“If you don’t take seriously what people of color are saying about their experience, if you don’t hear it and try to think about why your experience, if you are white, is different, than what ends up happening is you kind of dismiss every single experience as a one-off. You say, ‘Oh that is too bad that that happened,’ and what that kind of leads to is that people of color feel like you are not hearing what I am saying and you are also not taking seriously that this is not an individual experience, but it is part of a pattern.”

If it is part of a pattern, it means there are bigger issues with the system, and people don’t want to feel like their system is broken, she says.

“Nobody wants to feel bad about the community that they live in; nobody wants to feel that they are being treated to give them some advantage,” Young says.

To really examine the problem, people can’t take things personally and instead should listen.

“You get to a point where people who want to fix things and who are white say, ‘Are you saying that I personally am this or that?’ or ‘Are you saying that my teachers are this or that?’ or ‘that my police officers are this or that?’ and I think that the more helpful way of answering that question is, ‘I don’t know these people individually, so I am not going to make any judgments about what they believe or don’t believe. What I want to look at are the results.’ And then when you get to a place where the results look unequal, then you have to say why. And what are the things that we can do to fix them?” Young says.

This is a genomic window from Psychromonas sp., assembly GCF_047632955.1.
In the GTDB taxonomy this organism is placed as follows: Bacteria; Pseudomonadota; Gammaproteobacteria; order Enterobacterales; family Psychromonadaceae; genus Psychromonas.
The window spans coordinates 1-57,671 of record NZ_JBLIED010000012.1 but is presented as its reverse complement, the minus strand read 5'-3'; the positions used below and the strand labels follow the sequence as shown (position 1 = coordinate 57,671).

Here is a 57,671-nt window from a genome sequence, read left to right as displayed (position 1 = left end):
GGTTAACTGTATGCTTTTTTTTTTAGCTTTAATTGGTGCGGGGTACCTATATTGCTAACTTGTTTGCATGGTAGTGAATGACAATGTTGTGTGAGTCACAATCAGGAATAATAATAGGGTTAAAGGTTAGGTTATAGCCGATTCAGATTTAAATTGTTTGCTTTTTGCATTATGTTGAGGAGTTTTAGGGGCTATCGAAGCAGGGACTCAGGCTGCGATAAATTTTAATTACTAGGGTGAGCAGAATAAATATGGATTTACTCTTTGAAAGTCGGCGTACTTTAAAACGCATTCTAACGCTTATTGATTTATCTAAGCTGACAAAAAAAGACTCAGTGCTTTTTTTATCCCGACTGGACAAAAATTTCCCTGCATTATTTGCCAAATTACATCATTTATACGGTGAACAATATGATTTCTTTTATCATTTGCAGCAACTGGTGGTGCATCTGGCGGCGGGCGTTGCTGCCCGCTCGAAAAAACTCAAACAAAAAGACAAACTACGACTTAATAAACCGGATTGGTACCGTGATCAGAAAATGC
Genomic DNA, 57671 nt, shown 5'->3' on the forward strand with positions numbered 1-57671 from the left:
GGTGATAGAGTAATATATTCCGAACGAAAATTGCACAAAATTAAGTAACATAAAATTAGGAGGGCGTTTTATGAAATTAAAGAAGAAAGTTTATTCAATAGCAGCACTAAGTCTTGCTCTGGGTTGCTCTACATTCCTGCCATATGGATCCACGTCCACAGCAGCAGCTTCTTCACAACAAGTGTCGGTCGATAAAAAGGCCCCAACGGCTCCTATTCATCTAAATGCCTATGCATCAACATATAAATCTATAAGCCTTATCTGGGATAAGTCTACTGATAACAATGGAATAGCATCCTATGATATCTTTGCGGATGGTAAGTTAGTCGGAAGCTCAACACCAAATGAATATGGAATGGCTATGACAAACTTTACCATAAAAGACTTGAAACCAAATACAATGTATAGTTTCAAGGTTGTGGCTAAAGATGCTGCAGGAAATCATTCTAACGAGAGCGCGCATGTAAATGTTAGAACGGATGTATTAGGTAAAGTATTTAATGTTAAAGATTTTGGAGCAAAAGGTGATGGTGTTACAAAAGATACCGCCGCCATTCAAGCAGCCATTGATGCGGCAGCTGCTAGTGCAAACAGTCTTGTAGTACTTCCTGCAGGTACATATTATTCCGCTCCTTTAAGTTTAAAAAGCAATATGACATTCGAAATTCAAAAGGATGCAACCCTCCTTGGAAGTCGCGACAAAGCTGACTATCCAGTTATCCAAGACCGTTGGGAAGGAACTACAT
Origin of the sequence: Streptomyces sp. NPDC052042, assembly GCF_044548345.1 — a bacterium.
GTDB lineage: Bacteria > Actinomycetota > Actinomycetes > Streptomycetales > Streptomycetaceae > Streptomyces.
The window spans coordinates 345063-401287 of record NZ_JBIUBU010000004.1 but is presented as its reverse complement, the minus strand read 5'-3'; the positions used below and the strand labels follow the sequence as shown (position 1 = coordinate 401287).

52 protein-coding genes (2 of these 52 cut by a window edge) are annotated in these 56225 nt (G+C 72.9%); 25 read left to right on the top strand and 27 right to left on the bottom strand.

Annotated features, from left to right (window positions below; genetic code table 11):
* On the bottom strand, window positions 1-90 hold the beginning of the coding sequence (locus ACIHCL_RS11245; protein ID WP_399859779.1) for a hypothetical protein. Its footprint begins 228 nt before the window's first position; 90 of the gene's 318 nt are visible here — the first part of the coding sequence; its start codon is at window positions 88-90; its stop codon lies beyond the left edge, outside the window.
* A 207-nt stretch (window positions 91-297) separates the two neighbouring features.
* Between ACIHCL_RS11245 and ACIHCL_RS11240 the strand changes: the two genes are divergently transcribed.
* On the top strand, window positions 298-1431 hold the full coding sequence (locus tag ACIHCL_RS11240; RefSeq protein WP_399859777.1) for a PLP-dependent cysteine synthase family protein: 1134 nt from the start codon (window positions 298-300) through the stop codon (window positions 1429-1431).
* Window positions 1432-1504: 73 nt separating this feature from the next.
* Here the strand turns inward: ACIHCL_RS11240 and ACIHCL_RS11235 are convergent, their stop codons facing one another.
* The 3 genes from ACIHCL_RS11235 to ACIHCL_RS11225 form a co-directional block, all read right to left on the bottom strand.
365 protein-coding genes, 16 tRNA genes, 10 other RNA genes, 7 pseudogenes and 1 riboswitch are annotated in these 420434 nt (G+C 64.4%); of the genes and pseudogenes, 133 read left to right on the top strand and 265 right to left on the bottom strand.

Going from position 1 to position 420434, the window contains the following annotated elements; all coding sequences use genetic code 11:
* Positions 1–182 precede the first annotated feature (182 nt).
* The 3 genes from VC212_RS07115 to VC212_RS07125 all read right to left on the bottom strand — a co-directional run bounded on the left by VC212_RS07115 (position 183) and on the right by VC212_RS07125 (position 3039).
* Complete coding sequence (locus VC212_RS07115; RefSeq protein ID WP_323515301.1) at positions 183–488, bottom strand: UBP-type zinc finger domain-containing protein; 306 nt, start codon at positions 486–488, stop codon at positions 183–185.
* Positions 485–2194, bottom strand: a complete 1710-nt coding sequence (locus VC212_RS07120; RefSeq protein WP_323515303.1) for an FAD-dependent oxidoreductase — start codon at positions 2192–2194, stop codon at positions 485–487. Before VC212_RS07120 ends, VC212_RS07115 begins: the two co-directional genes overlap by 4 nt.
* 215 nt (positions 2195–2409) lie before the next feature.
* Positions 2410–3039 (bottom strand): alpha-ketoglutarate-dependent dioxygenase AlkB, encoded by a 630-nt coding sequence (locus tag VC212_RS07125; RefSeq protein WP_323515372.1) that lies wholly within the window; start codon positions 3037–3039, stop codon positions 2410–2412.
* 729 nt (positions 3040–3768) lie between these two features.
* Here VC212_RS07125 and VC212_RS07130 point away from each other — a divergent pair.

It is also important to understand the hyper-visibility of people of color, because there are so few of them in State College, and how it can affect people’s actions.

“What I try to tell people is that this is not distinct to State College. … It is not a small-town problem. When there are very few of anything, people tend to notice them. And then if you don’t have exposure to a lot of people from a specific group, then you tend to attribute that to the larger group,” Young says. “We have some unique challenges because there is such a small population of people of color, but a lot of things that are occurring occur in any community. It is not specific to State College.”

People have to feel like their voice matters and people are listening, she says.

“I can’t explain what a wonderful feeling it is,” Young says, “when white allies speak up when they see something that is wrong.”

'A way of reminding you'

For Gary A. Abdullah, the idea that he shouldn’t feel at home in State College is confusing. After all, he was born here, grew up here, went to school here, and started a family here. It has been home for all of his 37 years.

But, because he is African American, at times some people have tried to make him feel otherwise.

“Growing up here, especially in the ’80s, you knew you were different. People let you know you were different,” Abdullah says. “Central Pennsylvania has a way of reminding you of who you are and where you are at, of what people think of you out here.”

Still, Abdullah calls this area home. He found strength in the Penn State community and the Unity Church of Jesus Christ.

“Basically, they told me about who I was; I learned about what it meant to be a black person in America,” says Abdullah.

Now he worries about his daughters, because he can see how being different is affecting them. With questions from others at school or people coming up and touching their hair without their permission, he says it is difficult for them because they are often reminded how different they are.